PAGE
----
The lanky, hunched-over figure looming along the highest row of wooden bleachers tried to keep his cool.
First, he pumped his fist. Then he tugged at his jeans, a pair of pants that fell far short of reaching the ankles of his impossibly long legs. It wasn’t until he rubbed one of his massive hands through his salt-and-pepper hair that Gheorghe Muresan appeared to relax as he flashed the smile that has made him one of the D.C. area’s most beloved sports figures.
On the other side of the basketball court was the object of Muresan’s passion on this early January afternoon — a smaller but still quite tall extension of him clad in a No. 32 St. Andrew’s jersey. His 16-year-old son, George, had just blocked a shot during the second half of a game, only to draw a foul in the subsequent scrum for the ball.
“Stay away from fouls,” Gheorghe bellowed in his native Romanian. “Don’t take yourself out of the game.”
It’s not the first time George has heard this advice from his 7-foot-7 father, and it won’t be the last. During a six-season stint as one of the tallest players in NBA history, including four with the Washington Bullets/Wizards, Gheorghe often ranked as one of the league’s leaders in blocks and fouls.
“I tell you the truth: When I go to his game, I’m more nervous than I used to be going to my games,” Gheorghe said. “It’s not nervous, like stressful nervous; it’s maybe more exciting nervous. . . . I don’t know. I have so much energy that day.”
Gheorghe’s swelling pride and giddy nerves likely have reached new highs this year.
George is a starter for 11th-ranked St. Andrew’s (14-1) during one of the best starts in school history. And as the junior has become comfortable in both his growing body and his father’s larger-than-life shadow, his game has improved, leading several mid-major college recruiters to take notice.
“He doesn’t put me down, and he doesn’t bring me too high up. He just tells me tips,” said George, who averages 5.8 points. “It’s exciting because he’s been to the professionals. He knows what he’s talking about.”
George bears little resemblance in skills and appearance to his father. He’s light on his feet, slim and has range that stretches to the perimeter. And at 6 feet 8, there are times when he isn’t the tallest player on the court.
So even with his father’s NBA pedigree, basketball wasn’t forced upon George as it was his father in 1986, when Gheorghe was a still sprouting, 7-foot 15-year-old in Romania, plucked from his favorite sport of soccer and plopped onto the basketball court. Gheorghe’s height is the result of a pituitary gland condition called gigantism.
“My situation was different. I start basketball because I was tall,” the 43-year-old Gheorghe recalled while sitting in the basement of his Potomac home. “When I start to play, first time I go to team was first time I touch a basketball goal and first time I shoot a basketball.”
George’s introduction to the hardwood came around age 6, when he tagged along at his father’s Giant Basketball Academy, a year-round coed basketball program that holds clinics for youth in the D.C. area. Before Gheorghe birthed the organization in 2004 as a way to stay close to both basketball and his two sons, George hadn’t quite grasped the celebrity built by his father in the NBA and as Billy Crystal’s co-star in the 1998 film “My Giant.”
“When we would go places, people would come up to us and want to take pictures, and when I was little, at first I was confused,” George said.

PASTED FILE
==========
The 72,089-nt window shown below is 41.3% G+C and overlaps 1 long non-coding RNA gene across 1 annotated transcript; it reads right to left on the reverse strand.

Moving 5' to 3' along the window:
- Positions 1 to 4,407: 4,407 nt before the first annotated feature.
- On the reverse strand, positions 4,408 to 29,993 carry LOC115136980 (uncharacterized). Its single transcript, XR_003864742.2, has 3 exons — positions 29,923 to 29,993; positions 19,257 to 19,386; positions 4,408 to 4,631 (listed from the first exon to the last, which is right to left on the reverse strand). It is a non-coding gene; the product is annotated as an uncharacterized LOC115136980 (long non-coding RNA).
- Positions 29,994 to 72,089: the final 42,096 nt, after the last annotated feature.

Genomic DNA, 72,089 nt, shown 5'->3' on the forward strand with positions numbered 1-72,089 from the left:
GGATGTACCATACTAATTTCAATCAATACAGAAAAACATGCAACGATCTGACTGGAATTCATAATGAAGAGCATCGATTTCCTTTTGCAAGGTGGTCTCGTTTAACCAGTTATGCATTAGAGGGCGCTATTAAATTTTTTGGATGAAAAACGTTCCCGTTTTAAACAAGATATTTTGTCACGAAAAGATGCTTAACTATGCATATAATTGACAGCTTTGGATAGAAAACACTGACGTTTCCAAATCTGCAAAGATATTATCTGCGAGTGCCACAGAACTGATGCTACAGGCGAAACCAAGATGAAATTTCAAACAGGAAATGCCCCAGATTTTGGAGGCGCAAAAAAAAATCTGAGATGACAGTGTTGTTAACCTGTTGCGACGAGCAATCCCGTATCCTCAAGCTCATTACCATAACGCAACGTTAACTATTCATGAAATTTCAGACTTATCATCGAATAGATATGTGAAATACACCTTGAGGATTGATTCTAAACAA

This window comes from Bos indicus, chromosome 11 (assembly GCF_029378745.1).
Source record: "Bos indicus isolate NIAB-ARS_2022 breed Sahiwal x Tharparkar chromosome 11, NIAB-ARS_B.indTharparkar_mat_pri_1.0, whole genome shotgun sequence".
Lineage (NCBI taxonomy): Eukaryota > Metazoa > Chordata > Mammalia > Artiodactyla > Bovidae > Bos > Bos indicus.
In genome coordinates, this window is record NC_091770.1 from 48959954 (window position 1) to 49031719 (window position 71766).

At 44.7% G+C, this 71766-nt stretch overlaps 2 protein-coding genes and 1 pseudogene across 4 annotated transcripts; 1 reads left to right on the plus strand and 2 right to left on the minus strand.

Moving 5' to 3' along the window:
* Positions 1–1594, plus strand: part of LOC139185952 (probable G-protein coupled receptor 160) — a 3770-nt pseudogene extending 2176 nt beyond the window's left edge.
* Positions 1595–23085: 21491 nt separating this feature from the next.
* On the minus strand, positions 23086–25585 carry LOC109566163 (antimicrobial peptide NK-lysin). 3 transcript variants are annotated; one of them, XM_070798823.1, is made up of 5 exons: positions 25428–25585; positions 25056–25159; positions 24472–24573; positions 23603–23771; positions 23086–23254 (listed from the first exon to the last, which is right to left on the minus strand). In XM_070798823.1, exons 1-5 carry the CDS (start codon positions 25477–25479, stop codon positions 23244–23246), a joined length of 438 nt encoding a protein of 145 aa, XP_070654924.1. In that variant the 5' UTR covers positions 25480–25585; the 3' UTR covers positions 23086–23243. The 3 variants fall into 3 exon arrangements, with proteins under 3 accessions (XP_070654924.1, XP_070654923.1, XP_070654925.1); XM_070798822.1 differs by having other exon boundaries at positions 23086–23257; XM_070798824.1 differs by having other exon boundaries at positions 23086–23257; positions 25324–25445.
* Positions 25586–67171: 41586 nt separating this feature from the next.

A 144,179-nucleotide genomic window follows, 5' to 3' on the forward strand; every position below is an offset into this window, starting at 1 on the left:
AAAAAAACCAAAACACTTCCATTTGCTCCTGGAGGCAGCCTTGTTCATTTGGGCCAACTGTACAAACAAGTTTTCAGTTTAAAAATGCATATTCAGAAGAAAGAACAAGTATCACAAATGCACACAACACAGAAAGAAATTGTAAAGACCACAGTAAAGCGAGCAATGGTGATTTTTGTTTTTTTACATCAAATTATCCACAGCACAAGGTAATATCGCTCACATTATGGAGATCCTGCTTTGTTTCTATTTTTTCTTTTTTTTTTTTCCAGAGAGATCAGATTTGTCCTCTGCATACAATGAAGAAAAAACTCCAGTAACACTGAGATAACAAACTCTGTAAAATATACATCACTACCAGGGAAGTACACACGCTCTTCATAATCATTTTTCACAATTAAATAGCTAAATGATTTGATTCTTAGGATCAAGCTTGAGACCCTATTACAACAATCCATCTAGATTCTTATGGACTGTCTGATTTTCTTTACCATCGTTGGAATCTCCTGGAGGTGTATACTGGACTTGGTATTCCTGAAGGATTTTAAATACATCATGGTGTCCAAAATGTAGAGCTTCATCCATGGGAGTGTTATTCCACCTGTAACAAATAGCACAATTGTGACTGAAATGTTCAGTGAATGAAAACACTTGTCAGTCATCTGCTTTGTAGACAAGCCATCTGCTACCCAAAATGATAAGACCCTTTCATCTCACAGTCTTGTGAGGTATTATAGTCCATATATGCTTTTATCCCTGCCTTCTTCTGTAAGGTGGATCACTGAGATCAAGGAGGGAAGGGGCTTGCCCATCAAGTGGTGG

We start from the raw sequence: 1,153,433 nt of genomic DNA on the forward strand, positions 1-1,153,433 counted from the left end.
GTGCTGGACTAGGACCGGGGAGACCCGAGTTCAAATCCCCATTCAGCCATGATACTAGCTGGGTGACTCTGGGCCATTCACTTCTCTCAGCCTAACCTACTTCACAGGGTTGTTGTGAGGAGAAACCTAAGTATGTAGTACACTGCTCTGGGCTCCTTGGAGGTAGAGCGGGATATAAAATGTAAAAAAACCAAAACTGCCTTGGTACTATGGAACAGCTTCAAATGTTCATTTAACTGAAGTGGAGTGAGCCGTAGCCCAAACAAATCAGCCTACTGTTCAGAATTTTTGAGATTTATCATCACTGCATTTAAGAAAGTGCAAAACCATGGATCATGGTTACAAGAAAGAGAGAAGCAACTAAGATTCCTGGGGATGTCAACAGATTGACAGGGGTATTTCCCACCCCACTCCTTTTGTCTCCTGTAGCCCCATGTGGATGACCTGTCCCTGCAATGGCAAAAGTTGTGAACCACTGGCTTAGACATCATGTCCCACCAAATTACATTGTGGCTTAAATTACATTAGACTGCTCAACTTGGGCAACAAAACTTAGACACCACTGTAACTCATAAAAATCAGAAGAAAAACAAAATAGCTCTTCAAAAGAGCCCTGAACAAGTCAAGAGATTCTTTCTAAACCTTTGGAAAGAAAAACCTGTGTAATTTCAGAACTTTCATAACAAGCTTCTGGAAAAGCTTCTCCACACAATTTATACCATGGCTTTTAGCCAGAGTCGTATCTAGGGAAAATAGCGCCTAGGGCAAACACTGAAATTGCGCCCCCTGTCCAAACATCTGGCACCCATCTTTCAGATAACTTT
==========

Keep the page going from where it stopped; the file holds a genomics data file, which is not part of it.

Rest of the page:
“But as I grew up and people kept asking about my dad being in the NBA, I said, ‘Oh, that’s why.’ ”
By eighth grade, George already stood 6-1, and the whispers from others grew just the same. Each time George entered a gym or played other sports like lacrosse and soccer, his name preceded him. Ultimately, spectators would fix their eyes upon the tallest kid in the layup line as the one with the famous father.
As George entered high school, the supposed expectations from others left him in limbo over how to embrace his father’s legacy while finding his own identity as a player.
“At first, I kind of felt pressure, but then I thought, this shouldn’t pressure me at all. Other stuff should pressure me,” George said. “I realized my dad was actually helping me out a lot and I need to start taking this in.”
The two will sometimes visit the gym at 5:30 a.m. to work on post moves, defense and midrange jumpers. Since transferring from Churchill to St. Andrew’s before his sophomore year, the extra practice has taught Muresan how to impact the game with his energy on both ends of the floor.
“Anytime you’re the son of a former NBA basketball player, there’s going to be some unrealistic expectations that come with that,” Lions Coach Kevin Jones said. “But [Gheorghe is] not one of the parents trying to come to our practices. He lets us do our job. . . . and all the kids love him.”
Any awe that George’s teammates may feel toward his father is quickly extinguished with humor.
“He always jokes with me about my dunking,” Lions swingman Tyler Stewart said. “He says, ‘You’ve got to get that dunk,’ and ‘Dunk the ball more.’ ”
The younger Muresan often follows suit, like the time he sat one of the Lions’ shorter players on his knee like a ventriloquist, sending good friend and teammate Scotty Matthewman into a fit of laughter.
But when time calls for focus, the Lions know they can rely on their Muresan. With his team clinging to a one-point lead in the second overtime of a Jan. 3 game against St. Albans, the ball swung to George on the right side, just outside the paint. After initially hesitating, he took the shot and watched the ball bounce around and, finally, through the basket to seal the win.
“He trust shot a lot more better than last year. I’m very proud of him. When I miss game, I feel bad,” Gheorghe said. “I tell him all the time, most important is not basketball; just have fun. I don’t want him to be me. He’s way more smarter than I was.”